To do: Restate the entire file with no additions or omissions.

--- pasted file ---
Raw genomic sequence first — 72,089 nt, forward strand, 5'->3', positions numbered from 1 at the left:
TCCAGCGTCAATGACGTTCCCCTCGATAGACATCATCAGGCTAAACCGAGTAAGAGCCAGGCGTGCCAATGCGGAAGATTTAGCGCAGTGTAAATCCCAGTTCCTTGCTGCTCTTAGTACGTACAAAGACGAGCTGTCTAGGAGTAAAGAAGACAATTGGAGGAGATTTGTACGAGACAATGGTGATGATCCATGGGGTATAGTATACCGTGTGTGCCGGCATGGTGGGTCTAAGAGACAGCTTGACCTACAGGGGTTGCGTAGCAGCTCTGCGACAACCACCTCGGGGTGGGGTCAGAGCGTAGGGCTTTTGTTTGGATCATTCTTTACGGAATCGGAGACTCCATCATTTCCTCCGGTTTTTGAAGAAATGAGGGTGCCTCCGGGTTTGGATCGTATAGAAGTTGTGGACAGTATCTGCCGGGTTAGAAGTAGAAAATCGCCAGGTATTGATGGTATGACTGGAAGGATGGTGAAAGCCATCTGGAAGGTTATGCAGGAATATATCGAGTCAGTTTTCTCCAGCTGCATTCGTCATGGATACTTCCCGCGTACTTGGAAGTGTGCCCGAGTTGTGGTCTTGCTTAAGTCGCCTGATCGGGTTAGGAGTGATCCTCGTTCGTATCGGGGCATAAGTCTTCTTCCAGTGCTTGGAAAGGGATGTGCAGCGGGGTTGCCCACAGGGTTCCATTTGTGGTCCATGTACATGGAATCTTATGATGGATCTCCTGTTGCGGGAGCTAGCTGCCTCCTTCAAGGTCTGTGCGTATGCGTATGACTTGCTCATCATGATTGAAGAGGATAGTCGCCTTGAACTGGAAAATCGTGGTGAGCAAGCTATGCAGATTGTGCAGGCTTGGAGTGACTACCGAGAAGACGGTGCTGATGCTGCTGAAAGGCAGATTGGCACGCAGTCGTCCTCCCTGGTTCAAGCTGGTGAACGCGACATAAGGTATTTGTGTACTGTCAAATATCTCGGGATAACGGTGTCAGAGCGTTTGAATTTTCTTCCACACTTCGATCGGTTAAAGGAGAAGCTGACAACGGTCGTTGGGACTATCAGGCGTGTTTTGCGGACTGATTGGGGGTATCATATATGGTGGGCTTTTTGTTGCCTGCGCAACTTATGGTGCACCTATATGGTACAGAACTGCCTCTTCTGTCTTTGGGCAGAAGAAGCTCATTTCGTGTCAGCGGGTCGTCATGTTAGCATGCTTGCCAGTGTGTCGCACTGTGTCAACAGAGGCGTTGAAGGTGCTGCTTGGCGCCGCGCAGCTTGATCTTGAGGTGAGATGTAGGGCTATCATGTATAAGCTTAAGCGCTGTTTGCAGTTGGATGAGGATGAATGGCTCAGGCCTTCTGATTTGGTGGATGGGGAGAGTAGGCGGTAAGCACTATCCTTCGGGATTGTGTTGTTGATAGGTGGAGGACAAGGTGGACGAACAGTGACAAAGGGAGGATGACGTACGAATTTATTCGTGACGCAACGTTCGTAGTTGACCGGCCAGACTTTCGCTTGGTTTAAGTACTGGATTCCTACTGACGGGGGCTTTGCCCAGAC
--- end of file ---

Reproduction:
Raw genomic sequence first — 72,089 nt, forward strand, 5'->3', positions numbered from 1 at the left:
TCCAGCGTCAATGACGTTCCCCTCGATAGACATCATCAGGCTAAACCGAGTAAGAGCCAGGCGTGCCAATGCGGAAGATTTAGCGCAGTGTAAATCCCAGTTCCTTGCTGCTCTTAGTACGTACAAAGACGAGCTGTCTAGGAGTAAAGAAGACAATTGGAGGAGATTTGTACGAGACAATGGTGATGATCCATGGGGTATAGTATACCGTGTGTGCCGGCATGGTGGGTCTAAGAGACAGCTTGACCTACAGGGGTTGCGTAGCAGCTCTGCGACAACCACCTCGGGGTGGGGTCAGAGCGTAGGGCTTTTGTTTGGATCATTCTTTACGGAATCGGAGACTCCATCATTTCCTCCGGTTTTTGAAGAAATGAGGGTGCCTCCGGGTTTGGATCGTATAGAAGTTGTGGACAGTATCTGCCGGGTTAGAAGTAGAAAATCGCCAGGTATTGATGGTATGACTGGAAGGATGGTGAAAGCCATCTGGAAGGTTATGCAGGAATATATCGAGTCAGTTTTCTCCAGCTGCATTCGTCATGGATACTTCCCGCGTACTTGGAAGTGTGCCCGAGTTGTGGTCTTGCTTAAGTCGCCTGATCGGGTTAGGAGTGATCCTCGTTCGTATCGGGGCATAAGTCTTCTTCCAGTGCTTGGAAAGGGATGTGCAGCGGGGTTGCCCACAGGGTTCCATTTGTGGTCCATGTACATGGAATCTTATGATGGATCTCCTGTTGCGGGAGCTAGCTGCCTCCTTCAAGGTCTGTGCGTATGCGTATGACTTGCTCATCATGATTGAAGAGGATAGTCGCCTTGAACTGGAAAATCGTGGTGAGCAAGCTATGCAGATTGTGCAGGCTTGGAGTGACTACCGAGAAGACGGTGCTGATGCTGCTGAAAGGCAGATTGGCACGCAGTCGTCCTCCCTGGTTCAAGCTGGTGAACGCGACATAAGGTATTTGTGTACTGTCAAATATCTCGGGATAACGGTGTCAGAGCGTTTGAATTTTCTTCCACACTTCGATCGGTTAAAGGAGAAGCTGACAACGGTCGTTGGGACTATCAGGCGTGTTTTGCGGACTGATTGGGGGTATCATATATGGTGGGCTTTTTGTTGCCTGCGCAACTTATGGTGCACCTATATGGTACAGAACTGCCTCTTCTGTCTTTGGGCAGAAGAAGCTCATTTCGTGTCAGCGGGTCGTCATGTTAGCATGCTTGCCAGTGTGTCGCACTGTGTCAACAGAGGCGTTGAAGGTGCTGCTTGGCGCCGCGCAGCTTGATCTTGAGGTGAGATGTAGGGCTATCATGTATAAGCTTAAGCGCTGTTTGCAGTTGGATGAGGATGAATGGCTCAGGCCTTCTGATTTGGTGGATGGGGAGAGTAGGCGGTAAGCACTATCCTTCGGGATTGTGTTGTTGATAGGTGGAGGACAAGGTGGACGAACAGTGACAAAGGGAGGATGACGTACGAATTTATTCGTGACGCAACGTTCGTAGTTGACCGGCCAGACTTTCGCTTGGTTTAAGTACTGGATTCCTACTGACGGGGGCTTTGCCCAGAC